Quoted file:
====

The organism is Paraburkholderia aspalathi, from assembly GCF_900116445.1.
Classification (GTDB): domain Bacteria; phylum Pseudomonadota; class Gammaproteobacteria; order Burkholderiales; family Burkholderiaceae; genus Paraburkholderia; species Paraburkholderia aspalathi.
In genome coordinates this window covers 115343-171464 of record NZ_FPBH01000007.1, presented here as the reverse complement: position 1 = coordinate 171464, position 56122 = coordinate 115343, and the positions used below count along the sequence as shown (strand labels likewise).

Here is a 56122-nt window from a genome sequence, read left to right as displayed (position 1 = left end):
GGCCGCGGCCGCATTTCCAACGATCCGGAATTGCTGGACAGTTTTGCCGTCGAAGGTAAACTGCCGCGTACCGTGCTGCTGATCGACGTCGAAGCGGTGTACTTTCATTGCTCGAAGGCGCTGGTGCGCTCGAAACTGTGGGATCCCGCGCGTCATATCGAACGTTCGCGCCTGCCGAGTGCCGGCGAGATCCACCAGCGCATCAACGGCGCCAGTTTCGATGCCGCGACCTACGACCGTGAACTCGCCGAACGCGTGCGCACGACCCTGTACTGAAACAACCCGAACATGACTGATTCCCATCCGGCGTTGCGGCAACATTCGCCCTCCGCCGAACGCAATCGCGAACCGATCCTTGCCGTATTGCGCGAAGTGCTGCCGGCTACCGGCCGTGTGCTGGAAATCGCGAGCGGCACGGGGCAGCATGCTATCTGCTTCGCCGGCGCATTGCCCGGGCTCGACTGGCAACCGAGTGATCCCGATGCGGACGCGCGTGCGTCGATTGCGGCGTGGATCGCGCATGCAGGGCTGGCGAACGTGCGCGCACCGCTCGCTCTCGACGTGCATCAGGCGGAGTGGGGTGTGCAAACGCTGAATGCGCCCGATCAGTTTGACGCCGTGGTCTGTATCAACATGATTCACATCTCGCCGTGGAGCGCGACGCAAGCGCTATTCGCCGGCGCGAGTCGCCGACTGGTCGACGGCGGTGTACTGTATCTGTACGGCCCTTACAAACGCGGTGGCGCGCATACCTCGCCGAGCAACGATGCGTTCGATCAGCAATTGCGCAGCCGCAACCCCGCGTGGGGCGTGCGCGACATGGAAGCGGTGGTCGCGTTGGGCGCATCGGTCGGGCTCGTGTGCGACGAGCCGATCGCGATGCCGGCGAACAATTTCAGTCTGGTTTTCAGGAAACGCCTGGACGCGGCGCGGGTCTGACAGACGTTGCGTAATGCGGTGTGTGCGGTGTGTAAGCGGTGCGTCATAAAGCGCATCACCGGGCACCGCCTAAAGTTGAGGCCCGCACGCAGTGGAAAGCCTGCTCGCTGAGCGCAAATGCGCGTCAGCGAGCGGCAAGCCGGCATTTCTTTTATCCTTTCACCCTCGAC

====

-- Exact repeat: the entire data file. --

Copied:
The organism is Paraburkholderia aspalathi, from assembly GCF_900116445.1.
Classification (GTDB): domain Bacteria; phylum Pseudomonadota; class Gammaproteobacteria; order Burkholderiales; family Burkholderiaceae; genus Paraburkholderia; species Paraburkholderia aspalathi.
In genome coordinates this window covers 115343-171464 of record NZ_FPBH01000007.1, presented here as the reverse complement: position 1 = coordinate 171464, position 56122 = coordinate 115343, and the positions used below count along the sequence as shown (strand labels likewise).

Here is a 56122-nt window from a genome sequence, read left to right as displayed (position 1 = left end):
GGCCGCGGCCGCATTTCCAACGATCCGGAATTGCTGGACAGTTTTGCCGTCGAAGGTAAACTGCCGCGTACCGTGCTGCTGATCGACGTCGAAGCGGTGTACTTTCATTGCTCGAAGGCGCTGGTGCGCTCGAAACTGTGGGATCCCGCGCGTCATATCGAACGTTCGCGCCTGCCGAGTGCCGGCGAGATCCACCAGCGCATCAACGGCGCCAGTTTCGATGCCGCGACCTACGACCGTGAACTCGCCGAACGCGTGCGCACGACCCTGTACTGAAACAACCCGAACATGACTGATTCCCATCCGGCGTTGCGGCAACATTCGCCCTCCGCCGAACGCAATCGCGAACCGATCCTTGCCGTATTGCGCGAAGTGCTGCCGGCTACCGGCCGTGTGCTGGAAATCGCGAGCGGCACGGGGCAGCATGCTATCTGCTTCGCCGGCGCATTGCCCGGGCTCGACTGGCAACCGAGTGATCCCGATGCGGACGCGCGTGCGTCGATTGCGGCGTGGATCGCGCATGCAGGGCTGGCGAACGTGCGCGCACCGCTCGCTCTCGACGTGCATCAGGCGGAGTGGGGTGTGCAAACGCTGAATGCGCCCGATCAGTTTGACGCCGTGGTCTGTATCAACATGATTCACATCTCGCCGTGGAGCGCGACGCAAGCGCTATTCGCCGGCGCGAGTCGCCGACTGGTCGACGGCGGTGTACTGTATCTGTACGGCCCTTACAAACGCGGTGGCGCGCATACCTCGCCGAGCAACGATGCGTTCGATCAGCAATTGCGCAGCCGCAACCCCGCGTGGGGCGTGCGCGACATGGAAGCGGTGGTCGCGTTGGGCGCATCGGTCGGGCTCGTGTGCGACGAGCCGATCGCGATGCCGGCGAACAATTTCAGTCTGGTTTTCAGGAAACGCCTGGACGCGGCGCGGGTCTGACAGACGTTGCGTAATGCGGTGTGTGCGGTGTGTAAGCGGTGCGTCATAAAGCGCATCACCGGGCACCGCCTAAAGTTGAGGCCCGCACGCAGTGGAAAGCCTGCTCGCTGAGCGCAAATGCGCGTCAGCGAGCGGCAAGCCGGCATTTCTTTTATCCTTTCACCCTCGAC